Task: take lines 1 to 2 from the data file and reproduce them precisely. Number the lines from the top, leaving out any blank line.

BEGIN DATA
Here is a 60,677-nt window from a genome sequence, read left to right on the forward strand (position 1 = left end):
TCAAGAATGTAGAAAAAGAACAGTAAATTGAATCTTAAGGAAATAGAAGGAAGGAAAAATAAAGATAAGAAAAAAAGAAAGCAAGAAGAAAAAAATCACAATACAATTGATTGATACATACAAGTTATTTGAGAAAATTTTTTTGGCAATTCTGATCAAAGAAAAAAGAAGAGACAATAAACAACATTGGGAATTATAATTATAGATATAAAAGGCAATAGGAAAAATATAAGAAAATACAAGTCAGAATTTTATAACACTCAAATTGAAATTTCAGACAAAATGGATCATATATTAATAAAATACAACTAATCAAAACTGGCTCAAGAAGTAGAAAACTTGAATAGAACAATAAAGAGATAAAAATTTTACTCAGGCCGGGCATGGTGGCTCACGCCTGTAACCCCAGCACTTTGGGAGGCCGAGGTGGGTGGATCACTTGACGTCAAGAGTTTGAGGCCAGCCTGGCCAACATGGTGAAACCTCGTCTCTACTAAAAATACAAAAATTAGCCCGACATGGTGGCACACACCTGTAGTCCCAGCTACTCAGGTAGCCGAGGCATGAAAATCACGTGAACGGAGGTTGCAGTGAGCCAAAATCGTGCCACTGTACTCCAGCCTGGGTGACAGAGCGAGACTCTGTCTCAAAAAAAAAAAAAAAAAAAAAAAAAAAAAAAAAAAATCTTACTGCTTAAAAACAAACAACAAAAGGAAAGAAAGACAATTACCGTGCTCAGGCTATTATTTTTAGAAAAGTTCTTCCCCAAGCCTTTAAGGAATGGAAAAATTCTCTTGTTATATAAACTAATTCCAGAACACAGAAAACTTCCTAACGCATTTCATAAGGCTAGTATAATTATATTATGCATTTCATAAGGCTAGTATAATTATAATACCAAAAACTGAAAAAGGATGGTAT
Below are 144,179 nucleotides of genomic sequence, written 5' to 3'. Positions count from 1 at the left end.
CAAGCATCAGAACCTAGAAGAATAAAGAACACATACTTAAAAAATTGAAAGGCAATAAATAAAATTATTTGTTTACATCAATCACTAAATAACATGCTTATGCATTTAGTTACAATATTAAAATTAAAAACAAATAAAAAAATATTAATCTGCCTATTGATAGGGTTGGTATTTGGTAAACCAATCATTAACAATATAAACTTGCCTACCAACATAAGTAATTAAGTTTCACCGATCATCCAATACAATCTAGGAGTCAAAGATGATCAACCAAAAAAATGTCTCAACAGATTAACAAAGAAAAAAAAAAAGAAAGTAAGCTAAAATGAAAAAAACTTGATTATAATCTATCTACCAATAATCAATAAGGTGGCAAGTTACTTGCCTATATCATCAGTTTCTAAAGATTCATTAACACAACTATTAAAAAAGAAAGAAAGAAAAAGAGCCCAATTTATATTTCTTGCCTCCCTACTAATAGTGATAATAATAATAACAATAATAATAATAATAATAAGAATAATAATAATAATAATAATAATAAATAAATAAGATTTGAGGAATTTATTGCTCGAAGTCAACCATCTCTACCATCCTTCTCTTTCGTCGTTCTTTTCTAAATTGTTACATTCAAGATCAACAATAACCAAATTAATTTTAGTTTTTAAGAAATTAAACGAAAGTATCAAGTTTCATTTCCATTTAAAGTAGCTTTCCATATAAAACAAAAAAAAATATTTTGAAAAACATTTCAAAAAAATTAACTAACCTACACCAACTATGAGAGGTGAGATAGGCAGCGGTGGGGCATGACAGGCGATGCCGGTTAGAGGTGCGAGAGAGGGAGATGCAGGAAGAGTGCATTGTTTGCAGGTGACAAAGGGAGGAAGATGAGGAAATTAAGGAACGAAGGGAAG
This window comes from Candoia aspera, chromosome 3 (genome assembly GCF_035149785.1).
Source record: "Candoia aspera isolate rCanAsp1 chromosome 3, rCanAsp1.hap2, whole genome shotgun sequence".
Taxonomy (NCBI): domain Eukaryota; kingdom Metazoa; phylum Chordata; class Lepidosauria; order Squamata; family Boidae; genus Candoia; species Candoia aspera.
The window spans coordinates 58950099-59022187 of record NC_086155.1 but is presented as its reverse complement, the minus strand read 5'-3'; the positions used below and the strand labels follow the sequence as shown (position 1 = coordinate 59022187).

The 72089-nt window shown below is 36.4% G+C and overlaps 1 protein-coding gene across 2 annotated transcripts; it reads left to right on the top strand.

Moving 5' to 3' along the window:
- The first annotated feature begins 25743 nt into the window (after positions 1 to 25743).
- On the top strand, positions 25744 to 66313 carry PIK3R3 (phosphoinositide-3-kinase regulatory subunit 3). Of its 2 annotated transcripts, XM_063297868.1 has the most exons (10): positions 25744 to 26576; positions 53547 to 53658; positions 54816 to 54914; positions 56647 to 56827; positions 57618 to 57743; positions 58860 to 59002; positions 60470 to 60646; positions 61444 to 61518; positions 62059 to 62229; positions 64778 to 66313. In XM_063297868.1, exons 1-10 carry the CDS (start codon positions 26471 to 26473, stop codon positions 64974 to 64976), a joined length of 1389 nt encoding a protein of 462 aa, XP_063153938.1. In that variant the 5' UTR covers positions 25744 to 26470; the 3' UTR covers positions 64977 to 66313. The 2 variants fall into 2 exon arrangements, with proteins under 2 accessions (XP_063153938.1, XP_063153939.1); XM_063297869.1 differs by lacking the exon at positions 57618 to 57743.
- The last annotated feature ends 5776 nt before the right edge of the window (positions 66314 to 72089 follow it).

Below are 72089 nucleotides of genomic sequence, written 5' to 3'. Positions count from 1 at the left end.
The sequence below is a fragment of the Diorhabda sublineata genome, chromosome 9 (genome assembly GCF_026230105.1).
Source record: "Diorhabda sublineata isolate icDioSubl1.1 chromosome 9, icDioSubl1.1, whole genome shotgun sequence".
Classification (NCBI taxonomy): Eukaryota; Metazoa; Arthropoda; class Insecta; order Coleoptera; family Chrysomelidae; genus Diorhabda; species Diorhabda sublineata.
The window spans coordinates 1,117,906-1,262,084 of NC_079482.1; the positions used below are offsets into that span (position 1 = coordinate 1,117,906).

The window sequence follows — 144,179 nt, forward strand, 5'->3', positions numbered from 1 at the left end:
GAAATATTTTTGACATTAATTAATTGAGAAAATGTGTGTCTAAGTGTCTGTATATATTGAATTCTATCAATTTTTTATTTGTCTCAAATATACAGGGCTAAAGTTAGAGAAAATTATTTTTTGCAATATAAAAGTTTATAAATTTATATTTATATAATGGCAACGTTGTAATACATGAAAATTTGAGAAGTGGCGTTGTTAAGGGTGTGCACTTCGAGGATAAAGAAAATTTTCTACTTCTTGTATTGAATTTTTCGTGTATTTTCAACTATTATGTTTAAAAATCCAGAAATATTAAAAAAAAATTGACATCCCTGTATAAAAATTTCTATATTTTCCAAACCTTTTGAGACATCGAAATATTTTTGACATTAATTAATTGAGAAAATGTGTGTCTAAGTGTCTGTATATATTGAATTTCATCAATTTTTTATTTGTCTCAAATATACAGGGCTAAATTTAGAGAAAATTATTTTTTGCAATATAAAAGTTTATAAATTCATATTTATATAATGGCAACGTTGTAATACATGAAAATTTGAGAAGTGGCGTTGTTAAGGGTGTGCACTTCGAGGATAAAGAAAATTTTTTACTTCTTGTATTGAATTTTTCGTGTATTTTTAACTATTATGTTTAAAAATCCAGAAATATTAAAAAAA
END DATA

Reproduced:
Here is a 60,677-nt window from a genome sequence, read left to right on the forward strand (position 1 = left end):
TCAAGAATGTAGAAAAAGAACAGTAAATTGAATCTTAAGGAAATAGAAGGAAGGAAAAATAAAGATAAGAAAAAAAGAAAGCAAGAAGAAAAAAATCACAATACAATTGATTGATACATACAAGTTATTTGAGAAAATTTTTTTGGCAATTCTGATCAAAGAAAAAAGAAGAGACAATAAACAACATTGGGAATTATAATTATAGATATAAAAGGCAATAGGAAAAATATAAGAAAATACAAGTCAGAATTTTATAACACTCAAATTGAAATTTCAGACAAAATGGATCATATATTAATAAAATACAACTAATCAAAACTGGCTCAAGAAGTAGAAAACTTGAATAGAACAATAAAGAGATAAAAATTTTACTCAGGCCGGGCATGGTGGCTCACGCCTGTAACCCCAGCACTTTGGGAGGCCGAGGTGGGTGGATCACTTGACGTCAAGAGTTTGAGGCCAGCCTGGCCAACATGGTGAAACCTCGTCTCTACTAAAAATACAAAAATTAGCCCGACATGGTGGCACACACCTGTAGTCCCAGCTACTCAGGTAGCCGAGGCATGAAAATCACGTGAACGGAGGTTGCAGTGAGCCAAAATCGTGCCACTGTACTCCAGCCTGGGTGACAGAGCGAGACTCTGTCTCAAAAAAAAAAAAAAAAAAAAAAAAAAAAAAAAAAAATCTTACTGCTTAAAAACAAACAACAAAAGGAAAGAAAGACAATTACCGTGCTCAGGCTATTATTTTTAGAAAAGTTCTTCCCCAAGCCTTTAAGGAATGGAAAAATTCTCTTGTTATATAAACTAATTCCAGAACACAGAAAACTTCCTAACGCATTTCATAAGGCTAGTATAATTATATTATGCATTTCATAAGGCTAGTATAATTATAATACCAAAAACTGAAAAAGGATGGTAT